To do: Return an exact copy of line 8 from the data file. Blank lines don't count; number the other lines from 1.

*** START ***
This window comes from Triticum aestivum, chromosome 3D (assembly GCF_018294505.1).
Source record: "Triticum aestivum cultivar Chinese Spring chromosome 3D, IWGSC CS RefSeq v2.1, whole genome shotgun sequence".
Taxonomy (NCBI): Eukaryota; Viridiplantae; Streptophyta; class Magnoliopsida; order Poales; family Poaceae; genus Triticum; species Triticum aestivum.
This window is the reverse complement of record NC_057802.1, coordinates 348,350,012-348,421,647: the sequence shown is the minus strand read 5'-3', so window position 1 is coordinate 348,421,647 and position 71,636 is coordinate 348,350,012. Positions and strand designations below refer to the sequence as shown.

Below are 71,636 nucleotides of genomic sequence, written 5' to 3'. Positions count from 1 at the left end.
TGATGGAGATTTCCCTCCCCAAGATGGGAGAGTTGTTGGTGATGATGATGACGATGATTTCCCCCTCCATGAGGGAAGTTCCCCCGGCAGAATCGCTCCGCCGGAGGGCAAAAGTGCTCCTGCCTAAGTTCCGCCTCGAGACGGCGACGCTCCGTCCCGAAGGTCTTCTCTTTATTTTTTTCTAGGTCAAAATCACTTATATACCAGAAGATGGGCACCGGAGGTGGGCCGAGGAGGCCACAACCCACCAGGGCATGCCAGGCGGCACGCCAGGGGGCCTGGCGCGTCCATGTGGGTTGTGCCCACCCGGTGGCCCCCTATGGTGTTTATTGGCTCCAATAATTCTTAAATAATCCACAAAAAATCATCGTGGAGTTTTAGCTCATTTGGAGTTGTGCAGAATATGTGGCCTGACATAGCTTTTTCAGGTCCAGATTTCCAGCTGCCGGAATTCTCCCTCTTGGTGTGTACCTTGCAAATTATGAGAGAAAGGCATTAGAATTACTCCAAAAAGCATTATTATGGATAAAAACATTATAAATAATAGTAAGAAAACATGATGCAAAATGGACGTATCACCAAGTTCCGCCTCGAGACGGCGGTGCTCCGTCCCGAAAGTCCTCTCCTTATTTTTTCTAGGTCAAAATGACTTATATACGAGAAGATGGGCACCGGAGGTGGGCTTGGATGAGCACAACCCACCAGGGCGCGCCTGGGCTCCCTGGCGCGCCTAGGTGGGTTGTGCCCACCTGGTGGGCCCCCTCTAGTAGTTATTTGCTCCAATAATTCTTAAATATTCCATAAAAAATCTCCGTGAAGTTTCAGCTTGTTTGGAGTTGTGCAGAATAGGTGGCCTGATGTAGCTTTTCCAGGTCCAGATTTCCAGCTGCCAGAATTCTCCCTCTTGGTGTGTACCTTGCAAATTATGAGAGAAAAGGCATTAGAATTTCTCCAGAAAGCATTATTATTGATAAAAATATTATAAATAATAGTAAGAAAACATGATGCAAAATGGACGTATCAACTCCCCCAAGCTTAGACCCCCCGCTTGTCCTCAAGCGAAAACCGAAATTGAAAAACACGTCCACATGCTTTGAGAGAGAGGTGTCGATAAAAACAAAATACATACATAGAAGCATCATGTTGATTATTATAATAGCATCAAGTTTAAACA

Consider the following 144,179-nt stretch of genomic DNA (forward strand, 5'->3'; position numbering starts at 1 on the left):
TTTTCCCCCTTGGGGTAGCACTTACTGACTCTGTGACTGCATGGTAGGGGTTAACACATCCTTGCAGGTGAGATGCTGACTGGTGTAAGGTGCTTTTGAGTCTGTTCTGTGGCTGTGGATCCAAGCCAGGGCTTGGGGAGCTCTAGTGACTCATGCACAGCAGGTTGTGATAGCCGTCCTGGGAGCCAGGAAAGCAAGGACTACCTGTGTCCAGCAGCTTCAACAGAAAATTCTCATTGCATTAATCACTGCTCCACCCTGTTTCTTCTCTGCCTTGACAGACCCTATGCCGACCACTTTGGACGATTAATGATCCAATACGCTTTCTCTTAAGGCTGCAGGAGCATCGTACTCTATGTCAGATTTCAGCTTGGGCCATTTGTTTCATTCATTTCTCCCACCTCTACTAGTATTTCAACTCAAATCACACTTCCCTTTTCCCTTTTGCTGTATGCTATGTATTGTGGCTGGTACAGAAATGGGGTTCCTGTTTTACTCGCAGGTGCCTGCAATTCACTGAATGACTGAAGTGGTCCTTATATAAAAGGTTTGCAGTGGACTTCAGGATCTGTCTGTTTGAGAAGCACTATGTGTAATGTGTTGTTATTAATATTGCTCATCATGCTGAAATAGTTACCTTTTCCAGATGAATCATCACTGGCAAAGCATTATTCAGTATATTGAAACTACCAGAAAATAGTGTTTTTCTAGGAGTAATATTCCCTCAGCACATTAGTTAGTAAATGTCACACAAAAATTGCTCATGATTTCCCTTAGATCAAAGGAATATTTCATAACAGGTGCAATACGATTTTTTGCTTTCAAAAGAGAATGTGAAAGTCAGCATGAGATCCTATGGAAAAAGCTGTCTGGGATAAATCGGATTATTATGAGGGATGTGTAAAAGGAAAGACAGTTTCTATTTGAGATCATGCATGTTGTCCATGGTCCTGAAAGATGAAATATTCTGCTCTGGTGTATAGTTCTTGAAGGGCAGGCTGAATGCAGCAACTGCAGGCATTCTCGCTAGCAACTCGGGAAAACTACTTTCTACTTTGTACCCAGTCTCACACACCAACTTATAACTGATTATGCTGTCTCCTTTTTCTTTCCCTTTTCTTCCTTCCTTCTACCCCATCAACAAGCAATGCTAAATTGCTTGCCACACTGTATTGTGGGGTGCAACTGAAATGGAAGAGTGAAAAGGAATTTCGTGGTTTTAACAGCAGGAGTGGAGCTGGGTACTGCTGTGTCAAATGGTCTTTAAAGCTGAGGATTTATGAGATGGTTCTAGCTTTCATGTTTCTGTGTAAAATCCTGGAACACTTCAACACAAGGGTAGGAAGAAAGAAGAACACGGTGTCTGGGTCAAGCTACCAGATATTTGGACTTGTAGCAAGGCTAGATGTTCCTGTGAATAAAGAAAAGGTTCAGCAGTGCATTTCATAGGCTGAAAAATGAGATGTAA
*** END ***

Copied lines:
TTTTCCCCCTTGGGGTAGCACTTACTGACTCTGTGACTGCATGGTAGGGGTTAACACATCCTTGCAGGTGAGATGCTGACTGGTGTAAGGTGCTTTTGAGTCTGTTCTGTGGCTGTGGATCCAAGCCAGGGCTTGGGGAGCTCTAGTGACTCATGCACAGCAGGTTGTGATAGCCGTCCTGGGAGCCAGGAAAGCAAGGACTACCTGTGTCCAGCAGCTTCAACAGAAAATTCTCATTGCATTAATCACTGCTCCACCCTGTTTCTTCTCTGCCTTGACAGACCCTATGCCGACCACTTTGGACGATTAATGATCCAATACGCTTTCTCTTAAGGCTGCAGGAGCATCGTACTCTATGTCAGATTTCAGCTTGGGCCATTTGTTTCATTCATTTCTCCCACCTCTACTAGTATTTCAACTCAAATCACACTTCCCTTTTCCCTTTTGCTGTATGCTATGTATTGTGGCTGGTACAGAAATGGGGTTCCTGTTTTACTCGCAGGTGCCTGCAATTCACTGAATGACTGAAGTGGTCCTTATATAAAAGGTTTGCAGTGGACTTCAGGATCTGTCTGTTTGAGAAGCACTATGTGTAATGTGTTGTTATTAATATTGCTCATCATGCTGAAATAGTTACCTTTTCCAGATGAATCATCACTGGCAAAGCATTATTCAGTATATTGAAACTACCAGAAAATAGTGTTTTTCTAGGAGTAATATTCCCTCAGCACATTAGTTAGTAAATGTCACACAAAAATTGCTCATGATTTCCCTTAGATCAAAGGAATATTTCATAACAGGTGCAATACGATTTTTTGCTTTCAAAAGAGAATGTGAAAGTCAGCATGAGATCCTATGGAAAAAGCTGTCTGGGATAAATCGGATTATTATGAGGGATGTGTAAAAGGAAAGACAGTTTCTATTTGAGATCATGCATGTTGTCCATGGTCCTGAAAGATGAAATATTCTGCTCTGGTGTATAGTTCTTGAAGGGCAGGCTGAATGCAGCAACTGCAGGCATTCTCGCTAGCAACTCGGGAAAACTACTTTCTACTTTGTACCCAGTCTCACACACCAACTTATAACTGATTATGCTGTCTCCTTTTTCTTTCCCTTTTCTTCCTTCCTTCTACCCCATCAACAAGCAATGCTAAATTGCTTGCCACACTGTATTGTGGGGTGCAACTGAAATGGAAGAGTGAAAAGGAATTTCGTGGTTTTAACAGCAGGAGTGGAGCTGGGTACTGCTGTGTCAAATGGTCTTTAAAGCTGAGGATTTATGAGATGGTTCTAGCTTTCATGTTTCTGTGTAAAATCCTGGAACACTTCAACACAAGGGTAGGAAGAAAGAAGAACACGGTGTCTGGGTCAAGCTACCAGATATTTGGACTTGTAGCAAGGCTAGATGTTCCTGTGAATAAAGAAAAGGTTCAGCAGTGCATTTCATAGGCTGAAAAATGAGATGTAA